Now scientists are on the verge of creating an antidote that could reverse the damaging effects in accident and emergency rooms.

Scientists at The Scripps Research Institute have shown that an injectable solution can protect mice from an otherwise lethal overdose of the Class A drug.

Cocaine overdoses can have a devastating impact, causing kidney failure, strokes and even death.
Al Pacino in Scarface: A new antidote could reverse the damaging effects of cocaine

Al Pacino in Scarface: A new antidote could reverse the damaging effects of cocaine

If they can find a way to produce the solution cheaply and in large quantities they said there was no reason why it couldn't go forward for human clinical trials.

'This would be the first specific antidote for cocaine toxicity,' said study author Dr Kim Janda.

'It's a human antibody so it should be relatively safe, it has a superior affinity for cocaine, and we examined it in a cocaine overdose model that mirrors a real-life scenario,' he said.

Cocaine is involved in more than 400,000 emergency-room visits and about 5,000 overdose deaths each year in the United States. In 2008 there were 235 deaths linked to cocaine abuse in England and Wales.

In 2005, Dr Janda reported that injections of a mouse-derived anti-cocaine antibody, GNC92H2, could keep mice alive despite cocaine doses that killed unprotected mice.

The passive vaccine worked by crossing the blood-brain barrier, which caused the cocaine molecules to diffuse out of the brain tissue. At the same time it reduced the drug's effects on the heart and nearby organs.

However, mouse antibodies are not ideal for use in humans as human immune systems eventually develop a reaction against them.

In the new study, Janda and Dr Jennifer Treweek, used a genetically engineered mouse that can produce fully human antibodies against cocaine molecules.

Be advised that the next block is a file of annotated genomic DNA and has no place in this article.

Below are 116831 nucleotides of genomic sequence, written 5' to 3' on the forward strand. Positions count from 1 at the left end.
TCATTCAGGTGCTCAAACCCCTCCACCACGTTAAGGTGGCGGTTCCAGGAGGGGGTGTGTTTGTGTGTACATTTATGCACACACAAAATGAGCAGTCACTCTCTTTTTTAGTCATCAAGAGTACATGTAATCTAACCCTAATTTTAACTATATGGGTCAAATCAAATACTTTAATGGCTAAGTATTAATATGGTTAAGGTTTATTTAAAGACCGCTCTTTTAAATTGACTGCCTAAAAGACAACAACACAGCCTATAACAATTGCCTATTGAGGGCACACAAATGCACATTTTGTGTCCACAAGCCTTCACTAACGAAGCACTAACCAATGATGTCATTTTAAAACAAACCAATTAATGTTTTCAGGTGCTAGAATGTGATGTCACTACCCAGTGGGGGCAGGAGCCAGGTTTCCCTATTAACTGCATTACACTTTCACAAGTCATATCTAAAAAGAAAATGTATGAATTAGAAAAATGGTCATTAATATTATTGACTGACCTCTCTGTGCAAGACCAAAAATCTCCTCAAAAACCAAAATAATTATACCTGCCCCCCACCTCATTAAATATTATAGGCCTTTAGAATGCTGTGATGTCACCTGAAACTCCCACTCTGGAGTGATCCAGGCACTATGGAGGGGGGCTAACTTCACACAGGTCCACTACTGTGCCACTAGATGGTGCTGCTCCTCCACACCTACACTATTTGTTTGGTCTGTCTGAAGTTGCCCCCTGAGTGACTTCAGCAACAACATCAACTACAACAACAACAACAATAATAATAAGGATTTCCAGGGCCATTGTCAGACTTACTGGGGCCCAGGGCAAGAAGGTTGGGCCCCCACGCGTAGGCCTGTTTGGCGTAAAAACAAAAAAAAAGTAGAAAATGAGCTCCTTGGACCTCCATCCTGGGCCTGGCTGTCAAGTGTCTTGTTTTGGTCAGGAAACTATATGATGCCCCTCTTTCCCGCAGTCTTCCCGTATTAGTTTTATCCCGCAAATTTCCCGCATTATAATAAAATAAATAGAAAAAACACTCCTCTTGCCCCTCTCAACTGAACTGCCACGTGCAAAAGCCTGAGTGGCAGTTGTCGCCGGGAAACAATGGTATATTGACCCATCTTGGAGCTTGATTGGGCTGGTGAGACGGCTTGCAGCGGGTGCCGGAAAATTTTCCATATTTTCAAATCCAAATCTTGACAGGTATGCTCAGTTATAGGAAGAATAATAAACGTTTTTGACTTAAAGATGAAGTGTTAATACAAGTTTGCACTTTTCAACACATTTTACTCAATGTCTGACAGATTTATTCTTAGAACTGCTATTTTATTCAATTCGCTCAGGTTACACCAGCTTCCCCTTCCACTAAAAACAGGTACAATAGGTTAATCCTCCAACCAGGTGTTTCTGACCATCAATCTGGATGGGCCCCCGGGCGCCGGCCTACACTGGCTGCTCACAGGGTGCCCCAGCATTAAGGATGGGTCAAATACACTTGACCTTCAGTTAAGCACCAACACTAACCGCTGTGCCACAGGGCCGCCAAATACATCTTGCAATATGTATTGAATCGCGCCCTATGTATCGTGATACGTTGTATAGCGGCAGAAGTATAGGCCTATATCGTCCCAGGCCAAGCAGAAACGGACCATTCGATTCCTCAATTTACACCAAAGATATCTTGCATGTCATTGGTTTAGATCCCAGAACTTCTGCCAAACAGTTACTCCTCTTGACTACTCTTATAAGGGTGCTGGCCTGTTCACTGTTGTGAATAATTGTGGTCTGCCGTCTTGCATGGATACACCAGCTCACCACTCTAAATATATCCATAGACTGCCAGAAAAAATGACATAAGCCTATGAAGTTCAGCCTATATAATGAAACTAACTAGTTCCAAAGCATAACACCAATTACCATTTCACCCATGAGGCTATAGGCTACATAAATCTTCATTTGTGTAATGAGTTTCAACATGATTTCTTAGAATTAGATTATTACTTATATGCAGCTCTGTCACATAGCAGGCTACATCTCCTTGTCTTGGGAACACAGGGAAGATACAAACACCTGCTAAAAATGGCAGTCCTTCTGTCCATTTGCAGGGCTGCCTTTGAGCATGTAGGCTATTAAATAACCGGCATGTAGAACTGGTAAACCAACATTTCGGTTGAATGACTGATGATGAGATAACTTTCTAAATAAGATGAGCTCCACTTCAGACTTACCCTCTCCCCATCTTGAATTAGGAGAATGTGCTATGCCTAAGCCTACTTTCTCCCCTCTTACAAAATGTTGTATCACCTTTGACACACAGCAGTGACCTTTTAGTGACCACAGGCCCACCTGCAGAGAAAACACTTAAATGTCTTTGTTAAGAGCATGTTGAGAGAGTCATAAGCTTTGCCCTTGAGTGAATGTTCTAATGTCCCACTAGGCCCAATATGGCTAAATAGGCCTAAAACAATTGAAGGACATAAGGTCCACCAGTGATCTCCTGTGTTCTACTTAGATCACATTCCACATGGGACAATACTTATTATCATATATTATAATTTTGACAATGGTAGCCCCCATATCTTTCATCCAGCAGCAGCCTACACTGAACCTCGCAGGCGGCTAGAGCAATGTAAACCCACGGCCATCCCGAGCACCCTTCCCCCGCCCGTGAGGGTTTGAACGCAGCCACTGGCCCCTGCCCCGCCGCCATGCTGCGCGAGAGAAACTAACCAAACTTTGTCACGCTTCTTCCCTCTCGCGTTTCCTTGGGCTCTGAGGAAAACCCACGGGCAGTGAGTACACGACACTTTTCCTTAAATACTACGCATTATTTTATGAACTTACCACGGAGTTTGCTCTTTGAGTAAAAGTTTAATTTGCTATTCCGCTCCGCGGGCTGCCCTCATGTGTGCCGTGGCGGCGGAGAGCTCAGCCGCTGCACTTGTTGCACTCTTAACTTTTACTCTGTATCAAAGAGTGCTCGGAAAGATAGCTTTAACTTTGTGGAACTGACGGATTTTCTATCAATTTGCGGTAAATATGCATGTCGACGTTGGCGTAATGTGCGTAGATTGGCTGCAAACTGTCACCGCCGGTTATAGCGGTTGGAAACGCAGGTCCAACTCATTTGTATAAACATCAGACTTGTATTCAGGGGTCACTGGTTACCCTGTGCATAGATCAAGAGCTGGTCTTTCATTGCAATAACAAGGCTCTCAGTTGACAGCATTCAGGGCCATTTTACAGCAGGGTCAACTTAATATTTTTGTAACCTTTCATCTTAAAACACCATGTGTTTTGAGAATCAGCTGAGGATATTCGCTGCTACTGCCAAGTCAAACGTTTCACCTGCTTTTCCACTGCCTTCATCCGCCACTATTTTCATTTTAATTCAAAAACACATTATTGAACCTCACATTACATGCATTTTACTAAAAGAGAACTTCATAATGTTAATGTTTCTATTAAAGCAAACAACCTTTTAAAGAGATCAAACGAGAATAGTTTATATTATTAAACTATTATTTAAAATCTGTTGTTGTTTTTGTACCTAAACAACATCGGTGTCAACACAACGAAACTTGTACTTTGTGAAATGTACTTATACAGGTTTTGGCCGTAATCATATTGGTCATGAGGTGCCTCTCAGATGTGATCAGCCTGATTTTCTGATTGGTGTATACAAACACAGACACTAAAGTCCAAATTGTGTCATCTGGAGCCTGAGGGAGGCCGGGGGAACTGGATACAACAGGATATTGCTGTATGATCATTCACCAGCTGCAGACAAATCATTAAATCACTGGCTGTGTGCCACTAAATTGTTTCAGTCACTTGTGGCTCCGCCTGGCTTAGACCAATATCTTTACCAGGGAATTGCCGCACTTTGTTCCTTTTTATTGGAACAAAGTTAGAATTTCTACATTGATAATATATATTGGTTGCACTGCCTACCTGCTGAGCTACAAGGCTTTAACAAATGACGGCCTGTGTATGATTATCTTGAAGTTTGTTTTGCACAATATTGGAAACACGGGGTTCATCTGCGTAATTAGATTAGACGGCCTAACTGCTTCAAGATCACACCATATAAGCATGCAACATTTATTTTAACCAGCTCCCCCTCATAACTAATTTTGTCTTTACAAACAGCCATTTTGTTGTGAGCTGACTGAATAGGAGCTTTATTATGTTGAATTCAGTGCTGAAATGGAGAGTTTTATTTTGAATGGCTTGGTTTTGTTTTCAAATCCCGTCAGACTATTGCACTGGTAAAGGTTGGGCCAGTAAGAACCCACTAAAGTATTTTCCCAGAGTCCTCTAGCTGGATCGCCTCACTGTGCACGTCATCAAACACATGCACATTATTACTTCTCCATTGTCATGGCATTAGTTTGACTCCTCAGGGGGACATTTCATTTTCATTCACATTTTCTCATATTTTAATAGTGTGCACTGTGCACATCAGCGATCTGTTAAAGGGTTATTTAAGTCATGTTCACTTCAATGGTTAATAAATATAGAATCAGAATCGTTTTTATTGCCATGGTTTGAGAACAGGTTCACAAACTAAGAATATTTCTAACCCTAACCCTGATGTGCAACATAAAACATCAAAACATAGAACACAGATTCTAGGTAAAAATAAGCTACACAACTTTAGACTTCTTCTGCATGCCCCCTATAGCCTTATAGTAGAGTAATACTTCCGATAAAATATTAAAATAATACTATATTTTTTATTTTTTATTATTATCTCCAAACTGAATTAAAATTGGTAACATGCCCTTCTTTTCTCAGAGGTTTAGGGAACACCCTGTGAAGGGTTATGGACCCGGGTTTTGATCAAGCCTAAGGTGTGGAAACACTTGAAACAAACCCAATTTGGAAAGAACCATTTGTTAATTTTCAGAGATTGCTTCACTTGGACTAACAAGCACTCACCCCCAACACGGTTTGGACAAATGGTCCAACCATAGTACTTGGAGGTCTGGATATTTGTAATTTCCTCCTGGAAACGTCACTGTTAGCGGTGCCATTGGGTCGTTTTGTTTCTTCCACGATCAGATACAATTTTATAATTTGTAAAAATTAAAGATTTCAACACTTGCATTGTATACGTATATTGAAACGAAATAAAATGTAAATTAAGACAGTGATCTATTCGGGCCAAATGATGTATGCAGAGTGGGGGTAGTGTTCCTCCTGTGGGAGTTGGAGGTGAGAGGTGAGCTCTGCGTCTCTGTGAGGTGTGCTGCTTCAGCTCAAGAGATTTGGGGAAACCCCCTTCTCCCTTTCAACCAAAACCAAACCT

The best of these antibodies, GNCgzk, showed ten times the cocaine-binding affinity of GNC92H2, the molecule used in the 2005 study.

In a test that simulated a real-life emergency situation, mice were first given a cocaine overdose, and three minutes later were infused with GNCgzk.

About half of untreated mice were killed by such a dose. While GNC92H2 reduced that rate to about 28 per cent, the new GNCgzk antibodies reduced the mortality rate further, to 20 per cent.

More strikingly, a stripped-down version of GNCgzk - which contained only the antibody's cocaine-binding segments - reduced the mortality to zero, as well as significantly reducing overdose signs such as seizures.

'There was a reversal of the signs of cocaine toxicity within seconds of the injection,' said Dr Treweek.

Dr Janda said the treatment could be useful not only in reducing the immediate effects of an overdose, but also in preventing near-term relapses.

'A lot of people that overdose end up going back to the drug rather quickly,' Dr Janda said, 'but this antibody would stay in their circulation for a few weeks at least, and during that time the drug wouldn't have an effect on them.'

Likewise, this antibody could be administered to patients in addiction recovery or detox programs as a treatment to supplement other medications, such as antidepressants and counseling.

An acute relapse during this recovery period would be immediately nullified by the antibody dose that is already in circulation.

The findings were reported in the journal Molecular Pharmaceutics.